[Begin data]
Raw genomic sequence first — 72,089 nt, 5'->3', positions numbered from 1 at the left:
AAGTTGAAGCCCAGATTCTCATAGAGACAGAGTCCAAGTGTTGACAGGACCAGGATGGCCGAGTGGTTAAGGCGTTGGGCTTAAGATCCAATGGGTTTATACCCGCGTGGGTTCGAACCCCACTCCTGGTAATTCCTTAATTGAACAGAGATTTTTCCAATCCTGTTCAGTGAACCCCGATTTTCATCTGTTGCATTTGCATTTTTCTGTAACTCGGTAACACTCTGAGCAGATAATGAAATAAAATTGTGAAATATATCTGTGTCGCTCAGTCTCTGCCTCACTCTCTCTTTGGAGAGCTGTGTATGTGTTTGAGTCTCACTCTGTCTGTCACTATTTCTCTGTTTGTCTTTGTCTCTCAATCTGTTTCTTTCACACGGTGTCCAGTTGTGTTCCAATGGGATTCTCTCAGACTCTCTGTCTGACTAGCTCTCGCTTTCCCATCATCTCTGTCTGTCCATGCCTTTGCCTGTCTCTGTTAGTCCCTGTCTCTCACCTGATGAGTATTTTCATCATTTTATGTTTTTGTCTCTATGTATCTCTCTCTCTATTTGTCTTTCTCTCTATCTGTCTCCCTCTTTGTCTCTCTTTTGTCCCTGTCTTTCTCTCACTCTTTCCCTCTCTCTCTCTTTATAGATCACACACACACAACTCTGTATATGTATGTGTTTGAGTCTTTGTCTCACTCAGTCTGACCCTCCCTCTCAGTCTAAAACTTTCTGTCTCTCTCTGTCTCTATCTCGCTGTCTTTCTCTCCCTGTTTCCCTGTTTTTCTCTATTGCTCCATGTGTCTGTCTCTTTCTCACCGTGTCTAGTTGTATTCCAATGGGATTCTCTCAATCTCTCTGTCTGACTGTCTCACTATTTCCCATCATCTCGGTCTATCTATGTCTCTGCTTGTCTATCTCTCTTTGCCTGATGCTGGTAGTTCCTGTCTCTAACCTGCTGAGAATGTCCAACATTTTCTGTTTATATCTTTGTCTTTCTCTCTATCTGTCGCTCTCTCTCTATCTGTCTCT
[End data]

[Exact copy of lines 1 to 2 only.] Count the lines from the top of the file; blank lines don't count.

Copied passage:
Raw genomic sequence first — 72,089 nt, 5'->3', positions numbered from 1 at the left:
AAGTTGAAGCCCAGATTCTCATAGAGACAGAGTCCAAGTGTTGACAGGACCAGGATGGCCGAGTGGTTAAGGCGTTGGGCTTAAGATCCAATGGGTTTATACCCGCGTGGGTTCGAACCCCACTCCTGGTAATTCCTTAATTGAACAGAGATTTTTCCAATCCTGTTCAGTGAACCCCGATTTTCATCTGTTGCATTTGCATTTTTCTGTAACTCGGTAACACTCTGAGCAGATAATGAAATAAAATTGTGAAATATATCTGTGTCGCTCAGTCTCTGCCTCACTCTCTCTTTGGAGAGCTGTGTATGTGTTTGAGTCTCACTCTGTCTGTCACTATTTCTCTGTTTGTCTTTGTCTCTCAATCTGTTTCTTTCACACGGTGTCCAGTTGTGTTCCAATGGGATTCTCTCAGACTCTCTGTCTGACTAGCTCTCGCTTTCCCATCATCTCTGTCTGTCCATGCCTTTGCCTGTCTCTGTTAGTCCCTGTCTCTCACCTGATGAGTATTTTCATCATTTTATGTTTTTGTCTCTATGTATCTCTCTCTCTATTTGTCTTTCTCTCTATCTGTCTCCCTCTTTGTCTCTCTTTTGTCCCTGTCTTTCTCTCACTCTTTCCCTCTCTCTCTCTTTATAGATCACACACACACAACTCTGTATATGTATGTGTTTGAGTCTTTGTCTCACTCAGTCTGACCCTCCCTCTCAGTCTAAAACTTTCTGTCTCTCTCTGTCTCTATCTCGCTGTCTTTCTCTCCCTGTTTCCCTGTTTTTCTCTATTGCTCCATGTGTCTGTCTCTTTCTCACCGTGTCTAGTTGTATTCCAATGGGATTCTCTCAATCTCTCTGTCTGACTGTCTCACTATTTCCCATCATCTCGGTCTATCTATGTCTCTGCTTGTCTATCTCTCTTTGCCTGATGCTGGTAGTTCCTGTCTCTAACCTGCTGAGAATGTCCAACATTTTCTGTTTATATCTTTGTCTTTCTCTCTATCTGTCGCTCTCTCTCTATCTGTCTCT